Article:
Well, yes, it could. But again, that's not what Paul's study is concerned with. Remember, he's simply testing the idea that religion is required for communities to function properly. And even if religiosity is a result of social decay, that would only undermine the proposition that piety leads to happiness.

Some sociologists, as you might expect, aren't happy either. Serving as the requisite critic in an ABC (Australian Radio) item on Paul's paper, sociologist Gary Bouma says: "He hasn't provided the argument about how it is that religion might explain this kind of association." Which again fails to recognize that Paul is simply trying to test the notion that religion makes the world better, not explain mechanisms.

The non-scientific critique generally falls into the ad hominem argument -- because Paul is not an academic formally trained in sociology, we should ignore him. Some bloggers have pointed out that Paul is co-author, with one Earl D. Cox, of Beyond Humanity: CyberEvolution and Future Minds, a book that champions some radical visions of the future involving merging mind and machine. To which I say, "So what?"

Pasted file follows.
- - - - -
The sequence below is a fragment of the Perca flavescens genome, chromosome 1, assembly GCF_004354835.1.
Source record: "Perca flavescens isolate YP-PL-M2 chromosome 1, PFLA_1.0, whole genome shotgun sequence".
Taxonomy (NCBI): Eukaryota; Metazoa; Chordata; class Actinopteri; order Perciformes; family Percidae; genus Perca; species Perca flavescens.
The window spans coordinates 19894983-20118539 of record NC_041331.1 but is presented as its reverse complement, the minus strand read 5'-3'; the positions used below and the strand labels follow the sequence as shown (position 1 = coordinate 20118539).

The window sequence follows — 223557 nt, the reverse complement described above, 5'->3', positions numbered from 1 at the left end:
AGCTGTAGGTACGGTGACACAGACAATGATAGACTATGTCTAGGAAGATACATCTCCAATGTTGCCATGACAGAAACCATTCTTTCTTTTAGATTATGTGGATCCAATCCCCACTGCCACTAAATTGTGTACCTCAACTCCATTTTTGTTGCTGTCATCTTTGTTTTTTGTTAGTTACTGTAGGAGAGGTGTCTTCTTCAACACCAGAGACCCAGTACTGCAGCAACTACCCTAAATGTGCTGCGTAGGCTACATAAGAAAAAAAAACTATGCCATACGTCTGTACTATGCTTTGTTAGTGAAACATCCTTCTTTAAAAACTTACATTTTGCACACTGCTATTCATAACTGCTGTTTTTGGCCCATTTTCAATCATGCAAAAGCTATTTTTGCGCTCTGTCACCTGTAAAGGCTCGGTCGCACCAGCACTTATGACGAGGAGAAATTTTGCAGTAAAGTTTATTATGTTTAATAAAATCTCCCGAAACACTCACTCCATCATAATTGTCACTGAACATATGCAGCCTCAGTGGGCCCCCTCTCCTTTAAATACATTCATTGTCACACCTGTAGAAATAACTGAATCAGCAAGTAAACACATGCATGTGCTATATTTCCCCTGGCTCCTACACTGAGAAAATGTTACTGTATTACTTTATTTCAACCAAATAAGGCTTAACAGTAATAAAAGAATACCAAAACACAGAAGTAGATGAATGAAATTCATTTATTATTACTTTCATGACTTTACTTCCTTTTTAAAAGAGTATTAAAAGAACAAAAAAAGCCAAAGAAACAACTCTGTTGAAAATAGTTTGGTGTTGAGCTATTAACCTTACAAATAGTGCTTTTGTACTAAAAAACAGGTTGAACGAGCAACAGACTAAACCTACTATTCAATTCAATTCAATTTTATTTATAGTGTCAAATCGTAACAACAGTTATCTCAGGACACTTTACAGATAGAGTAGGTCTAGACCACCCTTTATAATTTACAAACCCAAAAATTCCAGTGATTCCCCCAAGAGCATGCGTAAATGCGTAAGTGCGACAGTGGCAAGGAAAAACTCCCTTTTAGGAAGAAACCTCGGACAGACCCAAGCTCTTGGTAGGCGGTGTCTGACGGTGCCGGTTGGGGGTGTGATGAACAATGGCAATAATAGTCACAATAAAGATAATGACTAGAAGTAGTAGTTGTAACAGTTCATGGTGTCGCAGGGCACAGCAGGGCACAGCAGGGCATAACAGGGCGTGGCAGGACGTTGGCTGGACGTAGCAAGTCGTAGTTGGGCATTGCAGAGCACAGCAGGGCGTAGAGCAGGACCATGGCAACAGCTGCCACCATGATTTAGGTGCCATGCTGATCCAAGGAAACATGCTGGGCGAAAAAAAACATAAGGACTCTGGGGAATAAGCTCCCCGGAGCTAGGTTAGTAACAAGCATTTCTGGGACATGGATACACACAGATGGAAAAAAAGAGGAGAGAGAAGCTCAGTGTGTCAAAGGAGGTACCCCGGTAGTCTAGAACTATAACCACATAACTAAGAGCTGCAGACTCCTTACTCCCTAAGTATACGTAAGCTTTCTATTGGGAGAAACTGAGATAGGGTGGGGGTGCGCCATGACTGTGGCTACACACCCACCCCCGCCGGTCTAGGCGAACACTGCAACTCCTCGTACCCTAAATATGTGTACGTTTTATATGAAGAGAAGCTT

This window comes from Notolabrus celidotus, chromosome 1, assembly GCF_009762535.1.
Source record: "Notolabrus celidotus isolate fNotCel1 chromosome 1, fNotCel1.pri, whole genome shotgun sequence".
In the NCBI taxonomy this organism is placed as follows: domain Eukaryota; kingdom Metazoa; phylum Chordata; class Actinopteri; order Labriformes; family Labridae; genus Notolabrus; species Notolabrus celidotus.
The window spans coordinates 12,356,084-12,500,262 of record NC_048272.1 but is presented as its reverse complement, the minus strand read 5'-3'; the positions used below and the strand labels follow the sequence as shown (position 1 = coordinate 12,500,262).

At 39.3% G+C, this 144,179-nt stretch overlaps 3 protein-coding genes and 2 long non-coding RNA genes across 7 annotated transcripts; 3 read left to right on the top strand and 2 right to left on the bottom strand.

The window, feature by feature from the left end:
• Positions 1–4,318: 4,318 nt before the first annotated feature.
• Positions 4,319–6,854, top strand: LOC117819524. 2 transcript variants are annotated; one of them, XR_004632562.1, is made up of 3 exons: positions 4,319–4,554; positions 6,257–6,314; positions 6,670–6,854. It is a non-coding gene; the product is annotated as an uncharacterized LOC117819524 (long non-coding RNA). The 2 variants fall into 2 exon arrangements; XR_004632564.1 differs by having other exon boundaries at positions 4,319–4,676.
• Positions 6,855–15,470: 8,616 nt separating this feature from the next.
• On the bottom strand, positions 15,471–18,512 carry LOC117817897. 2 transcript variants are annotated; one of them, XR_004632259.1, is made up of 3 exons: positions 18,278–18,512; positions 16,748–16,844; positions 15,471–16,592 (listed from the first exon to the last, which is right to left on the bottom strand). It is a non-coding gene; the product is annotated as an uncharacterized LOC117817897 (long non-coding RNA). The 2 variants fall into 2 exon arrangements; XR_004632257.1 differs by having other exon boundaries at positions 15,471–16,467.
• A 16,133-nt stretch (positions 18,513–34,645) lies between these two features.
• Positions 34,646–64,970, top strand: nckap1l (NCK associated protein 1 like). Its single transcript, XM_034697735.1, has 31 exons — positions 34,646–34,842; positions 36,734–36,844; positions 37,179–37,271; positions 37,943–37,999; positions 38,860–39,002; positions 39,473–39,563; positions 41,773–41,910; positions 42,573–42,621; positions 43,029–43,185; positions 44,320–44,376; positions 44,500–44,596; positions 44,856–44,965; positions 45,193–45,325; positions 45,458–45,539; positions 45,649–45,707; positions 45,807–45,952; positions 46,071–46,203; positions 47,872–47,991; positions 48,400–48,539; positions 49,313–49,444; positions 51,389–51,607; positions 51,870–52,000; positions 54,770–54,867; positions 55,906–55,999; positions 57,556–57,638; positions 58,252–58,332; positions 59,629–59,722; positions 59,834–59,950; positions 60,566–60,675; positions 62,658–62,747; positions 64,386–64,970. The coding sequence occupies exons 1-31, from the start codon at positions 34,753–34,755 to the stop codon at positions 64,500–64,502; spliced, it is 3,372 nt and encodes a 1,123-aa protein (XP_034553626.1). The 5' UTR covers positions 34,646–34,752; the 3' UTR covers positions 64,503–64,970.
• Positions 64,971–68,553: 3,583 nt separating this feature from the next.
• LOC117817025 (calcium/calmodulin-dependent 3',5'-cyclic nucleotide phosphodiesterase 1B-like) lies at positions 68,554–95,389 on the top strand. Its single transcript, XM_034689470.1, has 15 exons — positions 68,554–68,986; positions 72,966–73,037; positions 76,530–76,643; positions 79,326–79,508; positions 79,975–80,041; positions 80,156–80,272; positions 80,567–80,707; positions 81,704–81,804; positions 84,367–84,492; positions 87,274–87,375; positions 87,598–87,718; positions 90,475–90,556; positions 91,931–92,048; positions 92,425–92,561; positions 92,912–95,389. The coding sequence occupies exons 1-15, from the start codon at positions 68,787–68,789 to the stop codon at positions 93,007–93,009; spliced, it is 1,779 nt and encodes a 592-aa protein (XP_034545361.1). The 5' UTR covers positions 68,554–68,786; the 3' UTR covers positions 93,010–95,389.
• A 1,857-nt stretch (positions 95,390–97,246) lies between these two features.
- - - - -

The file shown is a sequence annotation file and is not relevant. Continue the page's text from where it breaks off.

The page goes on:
Others claim to be puzzled by Paul's failure to come clean on the fact that he is a self-educated dinosaur illustrator and not an expert on the matter at hand. More nonsense. Some even question his true identity, which only undermines their own credibility. I was able to find a valid email address and phone number for Paul within seconds, and can find no evidence he was trying to hide anything.